God’s Dice – Ticket To Ride | November 11, 2011

Picture the scene, it’s the middle ages. You’re itchy from lice and various skin maladies that won’t go away, no matter what the herbalist gives you. The muddy land you’re currently tilling doesn’t belong to you and you’re in the servitude of the local lord. He, it should be noted, spends his time hunting and drinking.

At the end of a long day you go home to a shack which you share with your family and pig. You have been a good person, you’ve always believed in the big man with the beard upstairs, no, not grandad in the eaves you fool, I mean God. You’re good, you believe in God, you’re going to heaven – the priest told you so.

So one night you take your own life.

The coming winter is hard, and many of your fellow villagers cotton on to your logic – why suffer on earth when you’ve got a ticket to heaven?

“Crap poppers!” Scream the people in authority. “Without people, we have no power!” The landlord is upset because he’s losing rent payers, tithe givers and food growers by the score. And the priest, well he’s getting it from both sides: On the one hand the lord of the manor is furious and threatening some kind of jumped up charge as punishment, drunk in charge of a vestry or something, and on the other hand the congregation is shrinking faster than man parts in frigid waters.

This is great for the funeral business in the short term but even medieval priests are smarter than Wall Street bankers, and shun short term gains in favour of a solid, long term, fleecing of the congregation. You always get the funeral in the end anyway.

Worse still, this idea could catch on, at least in the north of Europe, especially in the long dark winters (where, sadly, it’s never really gone out of fashion). This is a potent idea, there could be a contagion. Something must be done.

All eyes are on the church – it’s their ideas that created this problem, it’s up to them to sort it out. Besides, the lord has tried using violence to stem the blood letting, but that was counter productive. Some people even died of irony.

The priest writes to the bishop, who writes to the pope. The pope talks to god. God’s not in so the pope leaves a message. In the meantime the learned men of the Vatican ponder the options. These men are smart and have little to do with their time, and they come up with a solution in just a matter of decades, which is much better than they’re doing with the resolution of the father, the son and the holy spirit conundrum.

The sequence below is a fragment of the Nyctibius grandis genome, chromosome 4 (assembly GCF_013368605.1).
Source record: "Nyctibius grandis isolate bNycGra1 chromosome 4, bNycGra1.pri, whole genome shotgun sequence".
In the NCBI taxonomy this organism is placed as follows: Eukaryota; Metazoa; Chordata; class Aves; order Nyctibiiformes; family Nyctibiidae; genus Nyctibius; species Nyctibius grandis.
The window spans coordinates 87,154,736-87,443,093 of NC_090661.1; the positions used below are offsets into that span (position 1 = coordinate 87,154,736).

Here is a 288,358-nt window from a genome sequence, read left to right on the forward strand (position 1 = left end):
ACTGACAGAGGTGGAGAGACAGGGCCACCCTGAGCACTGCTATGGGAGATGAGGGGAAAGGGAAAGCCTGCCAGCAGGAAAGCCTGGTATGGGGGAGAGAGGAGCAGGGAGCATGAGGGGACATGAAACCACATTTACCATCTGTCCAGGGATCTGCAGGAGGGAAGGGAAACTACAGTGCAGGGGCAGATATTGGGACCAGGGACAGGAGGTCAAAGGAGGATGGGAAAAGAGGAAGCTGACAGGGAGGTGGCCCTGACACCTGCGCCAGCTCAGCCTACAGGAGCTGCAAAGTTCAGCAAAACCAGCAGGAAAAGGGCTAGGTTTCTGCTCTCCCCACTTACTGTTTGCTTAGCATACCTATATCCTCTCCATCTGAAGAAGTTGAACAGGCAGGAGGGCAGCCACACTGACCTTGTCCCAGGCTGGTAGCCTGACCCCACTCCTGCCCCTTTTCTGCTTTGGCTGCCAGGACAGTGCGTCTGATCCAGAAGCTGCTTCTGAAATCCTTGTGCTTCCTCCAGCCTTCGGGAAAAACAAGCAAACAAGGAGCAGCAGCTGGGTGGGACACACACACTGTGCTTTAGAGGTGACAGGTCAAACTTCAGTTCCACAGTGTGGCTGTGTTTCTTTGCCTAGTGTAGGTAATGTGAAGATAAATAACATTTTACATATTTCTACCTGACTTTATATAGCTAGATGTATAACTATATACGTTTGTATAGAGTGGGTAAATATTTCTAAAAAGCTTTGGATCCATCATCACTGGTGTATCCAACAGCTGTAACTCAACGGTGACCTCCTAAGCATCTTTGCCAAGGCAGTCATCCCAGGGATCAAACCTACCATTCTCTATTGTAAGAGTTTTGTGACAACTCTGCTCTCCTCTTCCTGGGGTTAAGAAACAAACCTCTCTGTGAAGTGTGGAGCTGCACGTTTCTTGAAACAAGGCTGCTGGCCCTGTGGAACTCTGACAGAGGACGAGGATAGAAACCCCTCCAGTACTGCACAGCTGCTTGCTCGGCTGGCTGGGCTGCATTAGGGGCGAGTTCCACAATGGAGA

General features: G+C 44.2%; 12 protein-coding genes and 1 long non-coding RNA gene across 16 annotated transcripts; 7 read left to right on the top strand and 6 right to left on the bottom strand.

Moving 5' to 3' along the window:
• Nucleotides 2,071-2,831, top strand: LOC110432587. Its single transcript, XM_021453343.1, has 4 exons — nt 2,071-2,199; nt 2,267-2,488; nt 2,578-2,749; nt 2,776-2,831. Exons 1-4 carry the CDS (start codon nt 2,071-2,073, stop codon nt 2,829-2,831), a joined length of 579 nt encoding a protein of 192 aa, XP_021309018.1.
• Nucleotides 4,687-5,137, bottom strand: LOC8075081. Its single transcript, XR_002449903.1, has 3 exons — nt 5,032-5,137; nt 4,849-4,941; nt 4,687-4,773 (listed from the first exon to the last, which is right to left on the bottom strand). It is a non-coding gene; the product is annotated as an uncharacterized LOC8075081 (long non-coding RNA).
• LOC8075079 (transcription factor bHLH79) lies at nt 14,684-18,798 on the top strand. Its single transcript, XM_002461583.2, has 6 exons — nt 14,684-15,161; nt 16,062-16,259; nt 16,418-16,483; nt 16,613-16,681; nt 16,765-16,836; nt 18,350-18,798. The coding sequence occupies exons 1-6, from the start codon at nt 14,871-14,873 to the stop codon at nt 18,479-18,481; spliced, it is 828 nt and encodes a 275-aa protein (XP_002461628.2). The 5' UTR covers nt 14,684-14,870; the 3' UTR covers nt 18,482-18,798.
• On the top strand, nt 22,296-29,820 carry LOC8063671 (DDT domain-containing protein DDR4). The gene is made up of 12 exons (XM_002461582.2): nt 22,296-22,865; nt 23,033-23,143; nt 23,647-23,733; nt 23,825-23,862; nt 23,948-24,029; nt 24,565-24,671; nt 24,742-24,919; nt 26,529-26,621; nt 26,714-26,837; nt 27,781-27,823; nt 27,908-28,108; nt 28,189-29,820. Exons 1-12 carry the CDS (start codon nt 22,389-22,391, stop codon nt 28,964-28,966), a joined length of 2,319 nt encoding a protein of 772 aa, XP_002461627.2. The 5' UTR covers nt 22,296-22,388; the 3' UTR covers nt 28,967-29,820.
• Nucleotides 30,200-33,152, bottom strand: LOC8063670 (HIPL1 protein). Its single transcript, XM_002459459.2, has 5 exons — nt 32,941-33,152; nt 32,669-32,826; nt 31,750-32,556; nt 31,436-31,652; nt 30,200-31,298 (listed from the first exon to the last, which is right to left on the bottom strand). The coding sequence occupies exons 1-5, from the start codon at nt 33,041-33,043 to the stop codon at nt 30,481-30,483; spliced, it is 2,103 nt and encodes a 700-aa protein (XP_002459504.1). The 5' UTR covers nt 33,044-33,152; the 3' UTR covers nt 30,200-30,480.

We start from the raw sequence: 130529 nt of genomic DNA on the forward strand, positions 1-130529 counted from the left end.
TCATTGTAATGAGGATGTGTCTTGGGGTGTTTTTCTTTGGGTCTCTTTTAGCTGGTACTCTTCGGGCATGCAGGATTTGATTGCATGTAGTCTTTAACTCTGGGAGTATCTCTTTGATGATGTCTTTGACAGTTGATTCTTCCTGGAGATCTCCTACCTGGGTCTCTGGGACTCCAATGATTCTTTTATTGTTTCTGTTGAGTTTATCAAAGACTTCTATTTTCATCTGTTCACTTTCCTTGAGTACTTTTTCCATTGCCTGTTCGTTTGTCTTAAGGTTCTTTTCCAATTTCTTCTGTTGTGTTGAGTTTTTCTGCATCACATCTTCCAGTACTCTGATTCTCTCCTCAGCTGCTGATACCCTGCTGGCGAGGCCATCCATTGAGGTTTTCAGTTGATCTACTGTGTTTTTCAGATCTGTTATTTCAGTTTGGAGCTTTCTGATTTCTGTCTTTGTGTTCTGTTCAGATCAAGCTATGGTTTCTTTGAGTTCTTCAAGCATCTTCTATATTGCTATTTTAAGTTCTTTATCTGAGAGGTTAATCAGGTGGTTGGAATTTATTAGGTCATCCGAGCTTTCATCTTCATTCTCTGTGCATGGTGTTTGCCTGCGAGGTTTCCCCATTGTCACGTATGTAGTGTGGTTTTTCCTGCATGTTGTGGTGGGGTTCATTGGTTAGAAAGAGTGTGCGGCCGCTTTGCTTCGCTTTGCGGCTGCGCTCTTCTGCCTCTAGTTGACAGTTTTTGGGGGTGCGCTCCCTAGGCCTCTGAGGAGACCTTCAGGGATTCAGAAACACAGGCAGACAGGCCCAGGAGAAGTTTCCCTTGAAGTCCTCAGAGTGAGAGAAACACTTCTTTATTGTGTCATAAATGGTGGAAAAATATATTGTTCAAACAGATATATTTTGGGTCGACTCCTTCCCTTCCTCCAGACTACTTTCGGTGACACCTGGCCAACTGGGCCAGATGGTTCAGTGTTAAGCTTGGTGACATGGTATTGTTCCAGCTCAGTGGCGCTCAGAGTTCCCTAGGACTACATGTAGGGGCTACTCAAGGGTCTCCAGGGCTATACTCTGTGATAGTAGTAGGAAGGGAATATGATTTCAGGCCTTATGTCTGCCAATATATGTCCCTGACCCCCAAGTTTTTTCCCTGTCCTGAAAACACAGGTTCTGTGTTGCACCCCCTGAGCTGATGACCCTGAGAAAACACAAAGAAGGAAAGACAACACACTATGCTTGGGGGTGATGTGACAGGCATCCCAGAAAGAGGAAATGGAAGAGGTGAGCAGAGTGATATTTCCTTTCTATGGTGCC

What if they make suicide a sin?

They go to the bible to find something that appears to support them. They get as far as the deadly sins. “Thou shall not kill” is a vague translation. Everyone knows it’s really “thou shall not murder”, which is much easier to legally define, making it much easier to define things not as murder, such as in the case of war or holy trial. But thou shall not kill right now has the perk of applying to anyone, even yourself.

It’s a good start, but the bible’s pretty big so they dig deeper. Turns out there isn’t much in there that even the church can spin to their advantage. Although, they figure that life is given by god, so perhaps the congregation’s sense of politeness can appealed to. After all, if  somebody gives you something and you disrespect it, they have a right to be miffed, don’t they? They certainly wouldn’t let you in their house. Cunningly not discussed was how to proceed if the the thing “given” was the pox.

And so the pope told a lackie to write to all the bishops, who in turn wrote to all their priests, who in turn spoke to their congregations. And they told them this: We’ve closed the suicide ticket to heaven loophole, killing yourself is a sin, do it and you go the hell, for ever. Now give us a sheckel, be happy with your lot and get back to your fields.



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